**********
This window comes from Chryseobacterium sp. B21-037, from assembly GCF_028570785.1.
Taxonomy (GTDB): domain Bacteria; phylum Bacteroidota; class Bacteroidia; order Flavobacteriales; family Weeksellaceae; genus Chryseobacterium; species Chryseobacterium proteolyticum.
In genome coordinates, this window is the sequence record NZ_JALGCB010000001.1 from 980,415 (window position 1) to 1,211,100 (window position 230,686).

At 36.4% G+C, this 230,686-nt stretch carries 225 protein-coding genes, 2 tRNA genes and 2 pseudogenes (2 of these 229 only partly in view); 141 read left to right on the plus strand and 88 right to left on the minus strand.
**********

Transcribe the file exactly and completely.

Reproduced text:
This window comes from Chryseobacterium sp. B21-037, from assembly GCF_028570785.1.
Taxonomy (GTDB): domain Bacteria; phylum Bacteroidota; class Bacteroidia; order Flavobacteriales; family Weeksellaceae; genus Chryseobacterium; species Chryseobacterium proteolyticum.
In genome coordinates, this window is the sequence record NZ_JALGCB010000001.1 from 980,415 (window position 1) to 1,211,100 (window position 230,686).

At 36.4% G+C, this 230,686-nt stretch carries 225 protein-coding genes, 2 tRNA genes and 2 pseudogenes (2 of these 229 only partly in view); 141 read left to right on the plus strand and 88 right to left on the minus strand.